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The Fed Strikes Again

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The Federal Open Market Committee (FOMC) voted to raise the federal funds rate to a target range between 1.00 and 1.25 percent. This is the third 25 basis point increase the FOMC has conducted in the past six months. The decision to increase the benchmark rate came on the heels of disappointing inflation and retail sales data (see below for more information), which prompted some analysts to doubt a rate hike would happen. The FOMC acknowledged inflation is running below its target of two percent, but expects the rate to stabilize in the medium term and remains committed to monitoring it closely. The real news coming out of the two-day meeting was information about how the Federal Reserve plans to reduce its $4.5 trillion balance sheet. The Fed outlined in detail its strategy for implementing what they are calling a "balance sheet normalization program." The program will begin with a set amount of securities rolling off per month without reinvestment, with gradual increases each quarter. Federal Reserve Chair Janet Yellen expects to begin the program "relatively soon," provided the economy continues to improve as expected. The quarterly projections from the Fed remained the same, with an additional rate move expected this year and three increases in 2018.

Other Key Indicators this Week:

Inflation – The indices for both producer and consumer prices declined in May. Lower energy prices contributed to declines in the headline numbers. Yet, even without energy, inflation measures were lower or stable. The consumer core price index slowed to 1.7 percent from 1.9 percent a month ago. The drop in the core price measure is more evident when compared to 2.3 percent in January. Core producer prices held steady at 2.1 percent for the second month in a row. The Federal Reserve does not appear as concerned about the moderating level of inflation. Some analysts are suggesting it may not be possible to achieve two percent inflation in the current economic environment. Consumers are more adept at hunting out bargains, and employers are able to replace retiring baby boomers with lower-skilled workers at lower wages.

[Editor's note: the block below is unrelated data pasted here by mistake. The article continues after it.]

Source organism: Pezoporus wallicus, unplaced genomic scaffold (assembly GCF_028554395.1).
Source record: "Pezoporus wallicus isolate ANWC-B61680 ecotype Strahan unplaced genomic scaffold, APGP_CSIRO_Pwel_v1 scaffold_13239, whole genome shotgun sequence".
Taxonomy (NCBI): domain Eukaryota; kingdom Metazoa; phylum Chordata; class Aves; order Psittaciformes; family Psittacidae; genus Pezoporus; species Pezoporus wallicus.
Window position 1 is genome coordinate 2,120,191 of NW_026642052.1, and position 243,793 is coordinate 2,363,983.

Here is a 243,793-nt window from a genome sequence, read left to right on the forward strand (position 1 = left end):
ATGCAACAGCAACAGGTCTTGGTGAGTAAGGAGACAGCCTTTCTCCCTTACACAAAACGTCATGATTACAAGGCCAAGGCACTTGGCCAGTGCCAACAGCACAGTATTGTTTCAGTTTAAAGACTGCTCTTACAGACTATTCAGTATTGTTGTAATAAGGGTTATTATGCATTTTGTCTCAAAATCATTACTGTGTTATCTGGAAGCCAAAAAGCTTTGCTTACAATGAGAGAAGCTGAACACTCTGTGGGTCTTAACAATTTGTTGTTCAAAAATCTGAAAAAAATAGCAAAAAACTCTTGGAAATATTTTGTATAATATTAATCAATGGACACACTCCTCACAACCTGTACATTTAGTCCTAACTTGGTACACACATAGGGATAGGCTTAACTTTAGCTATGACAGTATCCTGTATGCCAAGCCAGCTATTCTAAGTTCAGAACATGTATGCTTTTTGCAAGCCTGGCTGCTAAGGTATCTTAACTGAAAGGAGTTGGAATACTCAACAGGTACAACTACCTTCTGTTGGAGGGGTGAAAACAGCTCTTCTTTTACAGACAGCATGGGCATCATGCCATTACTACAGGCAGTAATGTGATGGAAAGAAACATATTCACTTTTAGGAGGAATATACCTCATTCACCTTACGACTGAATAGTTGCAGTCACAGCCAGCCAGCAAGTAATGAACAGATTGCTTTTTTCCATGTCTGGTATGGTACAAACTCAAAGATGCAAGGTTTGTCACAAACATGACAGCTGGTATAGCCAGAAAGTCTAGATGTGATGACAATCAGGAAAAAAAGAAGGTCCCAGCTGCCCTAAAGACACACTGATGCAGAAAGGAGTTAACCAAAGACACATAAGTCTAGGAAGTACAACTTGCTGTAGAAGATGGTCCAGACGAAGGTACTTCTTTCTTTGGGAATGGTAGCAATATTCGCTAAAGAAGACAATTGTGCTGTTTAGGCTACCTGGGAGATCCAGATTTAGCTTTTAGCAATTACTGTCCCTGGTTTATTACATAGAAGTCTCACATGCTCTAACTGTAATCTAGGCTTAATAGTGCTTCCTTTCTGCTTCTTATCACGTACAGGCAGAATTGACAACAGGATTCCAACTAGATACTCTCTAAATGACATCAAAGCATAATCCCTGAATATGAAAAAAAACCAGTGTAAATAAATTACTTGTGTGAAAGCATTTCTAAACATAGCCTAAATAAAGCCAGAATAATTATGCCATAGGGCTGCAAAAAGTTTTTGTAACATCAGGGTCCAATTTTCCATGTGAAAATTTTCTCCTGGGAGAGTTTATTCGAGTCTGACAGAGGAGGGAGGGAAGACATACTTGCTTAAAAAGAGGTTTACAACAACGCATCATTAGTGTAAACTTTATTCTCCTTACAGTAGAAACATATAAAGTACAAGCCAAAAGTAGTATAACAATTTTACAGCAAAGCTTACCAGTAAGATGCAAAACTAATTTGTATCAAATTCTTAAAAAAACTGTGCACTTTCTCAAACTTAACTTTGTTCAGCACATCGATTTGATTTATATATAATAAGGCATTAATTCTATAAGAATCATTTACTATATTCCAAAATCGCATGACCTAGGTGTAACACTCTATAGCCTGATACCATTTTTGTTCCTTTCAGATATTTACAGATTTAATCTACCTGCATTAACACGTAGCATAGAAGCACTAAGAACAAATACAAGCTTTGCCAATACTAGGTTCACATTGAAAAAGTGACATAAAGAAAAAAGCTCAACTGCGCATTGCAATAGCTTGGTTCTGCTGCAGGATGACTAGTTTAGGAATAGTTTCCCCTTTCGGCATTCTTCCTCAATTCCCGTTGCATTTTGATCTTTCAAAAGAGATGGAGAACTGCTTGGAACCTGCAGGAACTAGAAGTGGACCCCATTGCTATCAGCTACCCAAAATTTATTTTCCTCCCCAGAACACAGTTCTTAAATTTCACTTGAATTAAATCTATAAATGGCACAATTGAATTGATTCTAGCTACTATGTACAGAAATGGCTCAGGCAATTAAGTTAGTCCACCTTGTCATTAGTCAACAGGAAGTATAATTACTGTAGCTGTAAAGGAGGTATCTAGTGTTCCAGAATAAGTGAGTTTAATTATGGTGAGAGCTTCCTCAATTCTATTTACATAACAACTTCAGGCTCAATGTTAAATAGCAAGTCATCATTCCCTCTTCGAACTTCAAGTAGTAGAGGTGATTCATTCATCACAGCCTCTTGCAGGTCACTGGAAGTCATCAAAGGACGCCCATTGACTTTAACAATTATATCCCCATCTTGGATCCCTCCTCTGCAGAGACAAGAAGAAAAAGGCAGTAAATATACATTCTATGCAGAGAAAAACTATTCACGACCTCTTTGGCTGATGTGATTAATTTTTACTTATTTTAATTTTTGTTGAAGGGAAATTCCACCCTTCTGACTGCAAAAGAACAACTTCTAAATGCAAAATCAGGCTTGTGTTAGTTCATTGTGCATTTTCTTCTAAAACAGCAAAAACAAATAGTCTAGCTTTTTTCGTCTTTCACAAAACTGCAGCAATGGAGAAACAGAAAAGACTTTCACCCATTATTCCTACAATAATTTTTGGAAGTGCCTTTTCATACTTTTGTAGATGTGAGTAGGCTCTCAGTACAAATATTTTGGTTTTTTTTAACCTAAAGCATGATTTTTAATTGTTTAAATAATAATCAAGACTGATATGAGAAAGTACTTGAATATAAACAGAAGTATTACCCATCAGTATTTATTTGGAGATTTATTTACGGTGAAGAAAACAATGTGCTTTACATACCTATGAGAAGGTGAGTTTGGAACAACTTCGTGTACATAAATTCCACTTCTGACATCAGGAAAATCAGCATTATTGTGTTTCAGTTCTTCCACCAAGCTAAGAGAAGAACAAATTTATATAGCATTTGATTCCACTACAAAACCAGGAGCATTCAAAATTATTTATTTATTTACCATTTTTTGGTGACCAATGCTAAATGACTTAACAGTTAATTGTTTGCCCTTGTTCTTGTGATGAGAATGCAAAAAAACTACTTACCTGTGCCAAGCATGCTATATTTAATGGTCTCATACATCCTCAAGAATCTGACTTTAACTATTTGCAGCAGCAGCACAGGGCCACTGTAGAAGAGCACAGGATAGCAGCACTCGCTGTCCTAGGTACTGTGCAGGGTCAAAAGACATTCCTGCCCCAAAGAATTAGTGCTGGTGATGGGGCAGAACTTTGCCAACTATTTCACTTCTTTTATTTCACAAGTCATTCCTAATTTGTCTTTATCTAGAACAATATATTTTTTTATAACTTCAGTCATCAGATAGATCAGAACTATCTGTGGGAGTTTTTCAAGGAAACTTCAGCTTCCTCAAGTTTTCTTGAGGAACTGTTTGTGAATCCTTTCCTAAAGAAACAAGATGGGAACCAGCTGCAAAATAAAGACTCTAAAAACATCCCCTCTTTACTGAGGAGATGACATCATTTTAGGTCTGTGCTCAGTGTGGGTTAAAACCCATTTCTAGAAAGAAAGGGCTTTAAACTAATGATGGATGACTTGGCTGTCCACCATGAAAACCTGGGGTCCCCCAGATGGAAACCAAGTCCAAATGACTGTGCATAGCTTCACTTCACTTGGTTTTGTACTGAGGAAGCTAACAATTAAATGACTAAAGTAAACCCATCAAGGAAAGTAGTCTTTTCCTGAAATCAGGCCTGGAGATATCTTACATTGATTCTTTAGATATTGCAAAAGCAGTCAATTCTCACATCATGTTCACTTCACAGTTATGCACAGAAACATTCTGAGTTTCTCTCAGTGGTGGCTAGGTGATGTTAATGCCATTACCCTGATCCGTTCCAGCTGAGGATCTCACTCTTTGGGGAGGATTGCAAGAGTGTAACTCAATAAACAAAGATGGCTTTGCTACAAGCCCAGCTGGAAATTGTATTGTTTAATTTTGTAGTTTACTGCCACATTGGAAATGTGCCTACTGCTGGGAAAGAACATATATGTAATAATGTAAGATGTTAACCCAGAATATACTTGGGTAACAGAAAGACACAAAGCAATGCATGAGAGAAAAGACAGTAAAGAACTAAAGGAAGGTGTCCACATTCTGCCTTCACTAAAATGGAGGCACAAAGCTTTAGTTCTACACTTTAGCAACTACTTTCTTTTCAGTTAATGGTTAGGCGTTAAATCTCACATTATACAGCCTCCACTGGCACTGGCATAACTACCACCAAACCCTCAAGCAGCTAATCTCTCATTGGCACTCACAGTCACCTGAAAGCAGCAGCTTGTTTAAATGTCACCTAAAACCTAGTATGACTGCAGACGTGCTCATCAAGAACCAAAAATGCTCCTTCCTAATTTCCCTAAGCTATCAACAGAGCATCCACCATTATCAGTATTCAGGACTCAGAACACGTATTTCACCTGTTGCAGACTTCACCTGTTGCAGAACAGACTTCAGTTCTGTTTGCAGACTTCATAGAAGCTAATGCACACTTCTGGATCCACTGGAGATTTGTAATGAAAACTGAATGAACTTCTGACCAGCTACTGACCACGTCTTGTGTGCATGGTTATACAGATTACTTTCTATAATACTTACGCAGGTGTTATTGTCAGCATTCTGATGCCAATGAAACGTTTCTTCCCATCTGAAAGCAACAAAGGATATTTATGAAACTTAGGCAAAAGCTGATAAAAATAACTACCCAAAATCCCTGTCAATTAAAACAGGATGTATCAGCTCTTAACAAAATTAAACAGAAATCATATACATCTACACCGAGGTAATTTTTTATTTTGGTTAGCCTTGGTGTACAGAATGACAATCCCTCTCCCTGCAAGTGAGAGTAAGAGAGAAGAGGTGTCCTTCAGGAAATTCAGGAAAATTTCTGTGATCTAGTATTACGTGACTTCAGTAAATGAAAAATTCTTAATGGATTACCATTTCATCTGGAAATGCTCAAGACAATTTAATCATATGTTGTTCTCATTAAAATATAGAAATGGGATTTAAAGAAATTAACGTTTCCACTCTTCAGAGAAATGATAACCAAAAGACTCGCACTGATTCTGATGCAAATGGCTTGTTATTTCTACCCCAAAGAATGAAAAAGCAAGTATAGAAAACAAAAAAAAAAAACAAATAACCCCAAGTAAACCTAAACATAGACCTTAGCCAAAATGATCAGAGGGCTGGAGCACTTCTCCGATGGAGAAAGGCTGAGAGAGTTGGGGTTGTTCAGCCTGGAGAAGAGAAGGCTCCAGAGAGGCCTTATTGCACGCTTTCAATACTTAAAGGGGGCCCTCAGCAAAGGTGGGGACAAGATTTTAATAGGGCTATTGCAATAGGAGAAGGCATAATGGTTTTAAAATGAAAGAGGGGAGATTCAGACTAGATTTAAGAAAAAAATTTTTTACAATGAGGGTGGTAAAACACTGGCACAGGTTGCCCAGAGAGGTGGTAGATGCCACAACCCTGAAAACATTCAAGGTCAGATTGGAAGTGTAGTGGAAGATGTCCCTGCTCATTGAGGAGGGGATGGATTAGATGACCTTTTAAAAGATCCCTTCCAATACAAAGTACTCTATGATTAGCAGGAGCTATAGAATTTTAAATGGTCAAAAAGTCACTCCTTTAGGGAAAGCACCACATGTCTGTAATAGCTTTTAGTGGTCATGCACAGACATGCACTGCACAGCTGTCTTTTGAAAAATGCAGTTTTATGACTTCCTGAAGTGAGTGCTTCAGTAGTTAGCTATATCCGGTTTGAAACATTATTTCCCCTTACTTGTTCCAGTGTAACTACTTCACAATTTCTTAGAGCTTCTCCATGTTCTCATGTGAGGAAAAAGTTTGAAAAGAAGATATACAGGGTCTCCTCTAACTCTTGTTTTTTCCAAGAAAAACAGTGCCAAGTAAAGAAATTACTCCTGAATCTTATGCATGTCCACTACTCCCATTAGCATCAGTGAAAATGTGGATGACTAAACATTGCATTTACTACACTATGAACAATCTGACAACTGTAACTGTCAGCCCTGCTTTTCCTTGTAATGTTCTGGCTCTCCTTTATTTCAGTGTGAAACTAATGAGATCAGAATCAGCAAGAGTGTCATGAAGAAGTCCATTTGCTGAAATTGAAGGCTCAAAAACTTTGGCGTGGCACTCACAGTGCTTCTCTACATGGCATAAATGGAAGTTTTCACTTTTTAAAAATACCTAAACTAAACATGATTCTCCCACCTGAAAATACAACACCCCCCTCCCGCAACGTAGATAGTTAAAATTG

Retail Sales – The shopping bug was not as big in May as hoped. Retail sales fell 0.3 percent after rising 0.4 percent the prior month. Only five of 13 major categories posted an increase in May sales. Sales at electronic stores declined 2.8 percent, the largest monthly drop in seven years. A decline in gasoline prices brought gas station sales down 2.4 percent. Department store sales fell one percent. On the plus side, Internet sales rose 0.8 percent, the biggest gain of any sector.

Housing Starts – Construction on new homes fell 5.5 percent in May, the fourth monthly decline this year. This is far from the 4.1 percent increase expected. Single-family housing construction fell 3.9 percent; multi-family housing starts retreated 9.7 percent. New construction permits were not much better, falling 4.9 percent. Homebuilders continue to cite lack of skilled workers and usable land as hurdles. Yesterday’s report on builder sentiment revealed builder optimism is slipping. The sentiment index fell to 67 after reaching a 12-year high in March. The six-month outlook declined two points.

Strategically for Credit Unions:

The Federal Reserve rate increase this week brought short- term Treasury yields higher, while longer-term yields remain near the lowest levels of the year. The spread between the two- and 10-year notes closed at the narrowest spread, 79 basis points, since October 2016. Falling inflation levels and concern that the economy may begin to slow continue to drive the long end of the Treasury curve. Some analysts are concerned the Fed may be raising rates too fast.

Sarina Freedland –Senior Investment Officer

Although this information has been obtained from sources we believe to be reliable, we do not guarantee its accuracy, and it may be incomplete or condensed. This is for informational purposes only and is not intended as an offer or solicitation with respect to the purchase or sale of any security. All herein listed securities are subject to availability and change in price. Past performance is not indicative of future results. Changes in any assumption may have a material effect on projected results.